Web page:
Two Tennessee lawmakers are wading into the controversy surrounding lessons on Islam in public schools by reminding school officials of their obligation to share classroom materials with parents.
“We have received reports that parents are being refused access to material used in 7th grade social studies regarding the teaching of Islam,” Sens. Mae Beavers and Kerry Roberts said in a joint press release cited by The Tennessean Thursday.
“We want to remind all Tennessee school districts that the law is very clear and that any teaching materials of any grade level shall be made readily available to parents or legal guardians at their request.”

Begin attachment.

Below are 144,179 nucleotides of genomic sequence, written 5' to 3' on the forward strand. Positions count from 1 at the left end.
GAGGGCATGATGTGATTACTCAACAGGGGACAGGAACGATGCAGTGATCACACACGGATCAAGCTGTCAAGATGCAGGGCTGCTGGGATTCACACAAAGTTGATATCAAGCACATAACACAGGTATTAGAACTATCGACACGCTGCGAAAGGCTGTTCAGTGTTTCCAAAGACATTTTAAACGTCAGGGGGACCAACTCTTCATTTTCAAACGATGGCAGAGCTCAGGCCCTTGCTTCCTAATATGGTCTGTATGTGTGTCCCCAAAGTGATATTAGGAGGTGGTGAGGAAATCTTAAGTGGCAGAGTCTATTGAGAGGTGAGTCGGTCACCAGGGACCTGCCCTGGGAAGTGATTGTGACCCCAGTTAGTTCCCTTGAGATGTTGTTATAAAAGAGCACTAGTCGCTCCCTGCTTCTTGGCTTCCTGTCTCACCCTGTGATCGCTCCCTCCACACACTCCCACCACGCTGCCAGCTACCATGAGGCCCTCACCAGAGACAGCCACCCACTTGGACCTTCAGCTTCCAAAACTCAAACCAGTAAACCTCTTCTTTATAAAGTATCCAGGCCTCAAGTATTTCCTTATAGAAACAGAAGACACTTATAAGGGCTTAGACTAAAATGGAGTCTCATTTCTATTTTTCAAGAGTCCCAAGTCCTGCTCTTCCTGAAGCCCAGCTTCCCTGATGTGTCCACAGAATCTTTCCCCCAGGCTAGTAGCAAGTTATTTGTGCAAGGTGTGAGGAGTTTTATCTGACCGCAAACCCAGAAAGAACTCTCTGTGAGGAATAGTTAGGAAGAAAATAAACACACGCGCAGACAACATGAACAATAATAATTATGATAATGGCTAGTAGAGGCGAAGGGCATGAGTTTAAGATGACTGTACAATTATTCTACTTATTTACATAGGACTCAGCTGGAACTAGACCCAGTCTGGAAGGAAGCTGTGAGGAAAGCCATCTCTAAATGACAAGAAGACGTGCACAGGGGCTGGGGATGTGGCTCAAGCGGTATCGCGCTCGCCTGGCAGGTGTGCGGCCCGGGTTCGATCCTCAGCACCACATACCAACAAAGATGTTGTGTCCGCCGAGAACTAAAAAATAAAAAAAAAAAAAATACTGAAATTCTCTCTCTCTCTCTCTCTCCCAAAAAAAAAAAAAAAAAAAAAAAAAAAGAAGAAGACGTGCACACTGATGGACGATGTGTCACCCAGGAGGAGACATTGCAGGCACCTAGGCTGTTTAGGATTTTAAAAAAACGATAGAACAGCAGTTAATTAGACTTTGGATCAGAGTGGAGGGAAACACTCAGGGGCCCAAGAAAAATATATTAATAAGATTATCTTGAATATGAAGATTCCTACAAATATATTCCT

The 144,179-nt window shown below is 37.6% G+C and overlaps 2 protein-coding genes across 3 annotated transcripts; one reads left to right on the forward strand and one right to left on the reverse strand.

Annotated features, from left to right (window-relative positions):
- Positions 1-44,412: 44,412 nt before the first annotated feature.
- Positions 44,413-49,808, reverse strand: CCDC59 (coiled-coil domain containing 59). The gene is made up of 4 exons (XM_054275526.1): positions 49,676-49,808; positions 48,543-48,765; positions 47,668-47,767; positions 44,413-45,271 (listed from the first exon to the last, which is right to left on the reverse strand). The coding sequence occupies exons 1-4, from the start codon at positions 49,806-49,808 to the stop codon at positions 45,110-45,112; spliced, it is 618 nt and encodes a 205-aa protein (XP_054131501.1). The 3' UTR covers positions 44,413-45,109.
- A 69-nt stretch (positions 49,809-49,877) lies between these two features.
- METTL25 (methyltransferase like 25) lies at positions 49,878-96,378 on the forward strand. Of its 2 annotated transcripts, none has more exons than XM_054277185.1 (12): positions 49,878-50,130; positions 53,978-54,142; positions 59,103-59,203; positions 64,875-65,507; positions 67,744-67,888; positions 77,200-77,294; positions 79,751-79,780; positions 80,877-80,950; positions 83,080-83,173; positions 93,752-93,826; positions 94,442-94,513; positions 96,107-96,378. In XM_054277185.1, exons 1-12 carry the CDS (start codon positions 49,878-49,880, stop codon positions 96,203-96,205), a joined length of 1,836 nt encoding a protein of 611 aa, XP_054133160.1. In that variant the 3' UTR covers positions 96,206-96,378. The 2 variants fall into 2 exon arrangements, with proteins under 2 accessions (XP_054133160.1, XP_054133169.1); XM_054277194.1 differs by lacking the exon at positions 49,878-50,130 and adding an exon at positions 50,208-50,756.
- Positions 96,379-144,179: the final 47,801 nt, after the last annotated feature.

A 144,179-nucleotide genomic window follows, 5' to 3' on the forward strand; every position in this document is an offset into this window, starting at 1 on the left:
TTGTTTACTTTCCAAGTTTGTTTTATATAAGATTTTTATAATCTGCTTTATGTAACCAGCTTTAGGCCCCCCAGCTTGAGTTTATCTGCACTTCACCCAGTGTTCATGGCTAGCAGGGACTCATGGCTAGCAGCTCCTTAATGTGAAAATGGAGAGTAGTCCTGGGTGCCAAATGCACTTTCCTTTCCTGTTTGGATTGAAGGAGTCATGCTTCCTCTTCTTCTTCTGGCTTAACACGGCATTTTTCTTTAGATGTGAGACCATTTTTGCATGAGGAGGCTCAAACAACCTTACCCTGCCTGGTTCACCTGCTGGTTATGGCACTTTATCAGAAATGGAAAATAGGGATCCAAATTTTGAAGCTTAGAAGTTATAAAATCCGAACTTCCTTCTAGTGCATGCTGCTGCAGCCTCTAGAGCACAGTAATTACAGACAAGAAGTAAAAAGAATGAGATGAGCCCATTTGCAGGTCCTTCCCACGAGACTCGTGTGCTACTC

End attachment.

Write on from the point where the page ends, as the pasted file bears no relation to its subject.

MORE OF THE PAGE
The reminder follows public information requests sent by the American Center for Law and Justice to all Tennessee school districts requesting tests, quizzes, assignments and other instructional materials involving world religion, The Tennessean reports.
An attorney representing the majority of Tennessee school districts denied that request because the ACLJ is not a state resident, a technical requirement for disclosure, despite the fact that a local attorney signed the requests.
Parents across Tennessee and other states have objected to lessons on Islam taught in public schools that require students to write or recite the Islamic call to prayer: “Allah is the only God, Mohammad is his prophet.”